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Creators/Authors contains: "Subhan, Beginer"

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  1. Abstract

    The Coral Triangle encompasses nearly 30% of the world's coral reefs and is widely considered the epicenter of marine biodiversity. Destructive fishing practices and natural disturbances common to this region damage reefs leaving behind fields of coral rubble. While the impacts of disturbances in these ecosystems are well documented on metazoans, we have a poor understanding of their impact on microbial communities at the base of the food web. We use metabarcoding to characterize protist community composition in sites of varying fisheries management schemes and benthic profiles across the island of Lombok, Indonesia. Our study shows that rubble coverage and net primary productivity are the strongest explainers of variation in protist communities across Lombok. More specifically, rubble fields are characterized by increases in small heterotrophic protists, including ciliates and cercozoans. In addition to shifts in heterotrophic protist communities, we also observed increases in diatom relative abundance in rubble fields, which corresponded to sites with higher net primary productivity. These results are the first to characterize protist communities in tropical marine rubble fields and provide insight on environmental factors potentially driving these shifts on a local scale.

     
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  2. Abstract

    Marine food webs are structured through a combination of top‐down and bottom‐up processes. In coral reef ecosystems, fish size is related to life‐history characteristics and size‐based indicators can represent the distribution and flow of energy through the food web. Thus, size spectra can be a useful tool for investigating the impacts of both fishing and habitat condition on the health and productivity of coral reef fisheries. In addition, coral reef fisheries are often data‐limited and size spectra analysis can be a relatively cost‐effective and simple method for assessing fish populations. Abundance size spectra are widely used and quantify the relationship between organism size and relative abundance. Previous studies that have investigated the impacts of fishing and habitat condition together on the size distribution of coral reef fishes, however, have aggregated all fishes regardless of taxonomic identity. This leads to a poor understanding of how fishes with different feeding strategies, body size‐abundance relationships, or catchability might be influenced by top‐down and bottom‐up drivers. To address this gap, we quantified size spectra slopes of carnivorous and herbivorous coral reef fishes across three regions of Indonesia representing a gradient in fishing pressure and habitat conditions. We show that fishing pressure was the dominant driver of size spectra slopes such that they became steeper as fishing pressure increased, which was due to the removal of large‐bodied fishes. When considering fish functional groups separately, however, carnivore size spectra slopes were more heavily impacted by fishing than herbivores. Also, structural complexity, which can mediate predator‐prey interactions and provisioning of resources, was a relatively important driver of herbivore size spectra slopes such that slopes were shallower in more complex habitats. Our results show that size spectra slopes can be used as indicators of fishing pressure on coral reef fishes, but aggregating fish regardless of trophic identity or functional role overlooks differential impacts of fishing pressure and habitat condition on carnivore and herbivore size distributions.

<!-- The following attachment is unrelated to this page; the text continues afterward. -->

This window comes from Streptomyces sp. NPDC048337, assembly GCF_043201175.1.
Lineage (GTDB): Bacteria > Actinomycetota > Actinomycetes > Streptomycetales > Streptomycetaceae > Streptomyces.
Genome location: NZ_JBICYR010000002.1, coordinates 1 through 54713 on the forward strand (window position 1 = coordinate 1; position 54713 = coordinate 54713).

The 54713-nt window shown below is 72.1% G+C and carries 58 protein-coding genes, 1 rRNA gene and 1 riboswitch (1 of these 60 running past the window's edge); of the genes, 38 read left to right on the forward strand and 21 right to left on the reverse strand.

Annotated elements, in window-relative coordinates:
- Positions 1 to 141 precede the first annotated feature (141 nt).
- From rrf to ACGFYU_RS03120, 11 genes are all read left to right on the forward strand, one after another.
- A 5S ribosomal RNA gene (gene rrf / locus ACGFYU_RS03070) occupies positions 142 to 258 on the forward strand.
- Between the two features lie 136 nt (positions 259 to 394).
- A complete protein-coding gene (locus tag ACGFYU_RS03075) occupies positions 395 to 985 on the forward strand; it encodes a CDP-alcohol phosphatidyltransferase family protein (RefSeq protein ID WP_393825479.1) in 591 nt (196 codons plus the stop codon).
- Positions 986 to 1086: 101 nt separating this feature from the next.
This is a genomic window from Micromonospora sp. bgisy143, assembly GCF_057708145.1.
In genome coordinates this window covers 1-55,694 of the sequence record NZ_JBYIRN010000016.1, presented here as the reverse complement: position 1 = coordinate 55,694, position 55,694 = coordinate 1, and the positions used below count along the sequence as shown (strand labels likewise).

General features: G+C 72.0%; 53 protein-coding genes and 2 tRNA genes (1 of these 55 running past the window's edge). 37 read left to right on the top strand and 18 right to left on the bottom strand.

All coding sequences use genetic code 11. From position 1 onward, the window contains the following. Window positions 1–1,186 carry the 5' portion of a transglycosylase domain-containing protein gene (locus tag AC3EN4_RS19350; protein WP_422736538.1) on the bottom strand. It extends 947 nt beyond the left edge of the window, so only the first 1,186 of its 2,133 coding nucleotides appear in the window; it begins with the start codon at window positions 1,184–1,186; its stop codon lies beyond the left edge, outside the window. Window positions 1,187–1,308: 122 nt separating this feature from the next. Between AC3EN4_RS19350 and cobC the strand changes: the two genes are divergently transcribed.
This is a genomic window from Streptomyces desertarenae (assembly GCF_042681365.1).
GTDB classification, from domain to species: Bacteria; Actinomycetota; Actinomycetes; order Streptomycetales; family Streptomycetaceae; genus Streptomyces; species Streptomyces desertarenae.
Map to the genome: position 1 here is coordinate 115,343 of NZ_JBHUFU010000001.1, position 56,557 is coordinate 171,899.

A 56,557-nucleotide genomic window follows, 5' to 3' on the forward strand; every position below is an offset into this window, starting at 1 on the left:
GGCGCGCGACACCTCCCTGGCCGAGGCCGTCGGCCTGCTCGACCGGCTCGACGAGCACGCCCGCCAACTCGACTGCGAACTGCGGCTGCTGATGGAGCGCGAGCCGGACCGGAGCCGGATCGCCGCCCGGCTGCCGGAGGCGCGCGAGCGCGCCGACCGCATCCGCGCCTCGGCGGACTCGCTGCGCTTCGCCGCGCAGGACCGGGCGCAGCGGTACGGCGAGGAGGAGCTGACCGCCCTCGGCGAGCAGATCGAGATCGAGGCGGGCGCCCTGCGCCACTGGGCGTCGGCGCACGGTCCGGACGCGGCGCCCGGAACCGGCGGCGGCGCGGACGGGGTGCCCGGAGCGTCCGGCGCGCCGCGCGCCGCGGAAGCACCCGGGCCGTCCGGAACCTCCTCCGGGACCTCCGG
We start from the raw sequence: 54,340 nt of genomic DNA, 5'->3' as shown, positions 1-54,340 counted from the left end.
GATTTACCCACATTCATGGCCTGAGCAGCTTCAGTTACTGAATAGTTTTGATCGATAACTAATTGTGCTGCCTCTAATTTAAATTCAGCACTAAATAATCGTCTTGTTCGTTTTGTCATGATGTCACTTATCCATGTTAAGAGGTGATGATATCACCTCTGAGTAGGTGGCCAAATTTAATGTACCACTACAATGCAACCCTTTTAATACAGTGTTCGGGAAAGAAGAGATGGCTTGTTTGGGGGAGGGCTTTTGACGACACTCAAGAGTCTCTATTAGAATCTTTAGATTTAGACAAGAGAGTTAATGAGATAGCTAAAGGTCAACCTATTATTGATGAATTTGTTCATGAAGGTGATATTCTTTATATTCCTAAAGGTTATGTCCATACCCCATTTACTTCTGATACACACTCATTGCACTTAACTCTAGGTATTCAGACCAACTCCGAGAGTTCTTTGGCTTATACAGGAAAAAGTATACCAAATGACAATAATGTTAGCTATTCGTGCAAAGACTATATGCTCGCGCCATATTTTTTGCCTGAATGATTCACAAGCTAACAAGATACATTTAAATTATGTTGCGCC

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  3. The Indo-Malay Archipelago is regarded as a barrier that separates organisms of the Indian and Pacific Oceans. Previous studies of marine biota from this region have found a variety of biogeographic barriers, seemingly dependent on taxon and methodology. Several hypotheses, such as emergence of the Sunda Shelf and recent physical oceanography, have been proposed to account for the genetic structuring of marine organisms in this region. Here, we used six microsatellite loci to infer genetic diversity, population differentiation and phylogeographic patterns ofEnhalus acoroidesacross the Indo-Malay Archipelago. Heterozygosities were consistently high, and significant isolation-by-distance, consistent with restricted gene flow, was observed. Both a neighbour joining tree based onDAdistance and Bayesian clustering revealed three major clusters ofE. acoroides. Our results indicate that phylogeographic patterns ofE. acoroideshave possibly been influenced by glaciation and deglaciation during the Pleistocene. Recent physical oceanography such as the South Java Current and the Seasonally Reversing Current may also play a role in shaping the genetic patterns ofE. acoroides.

     
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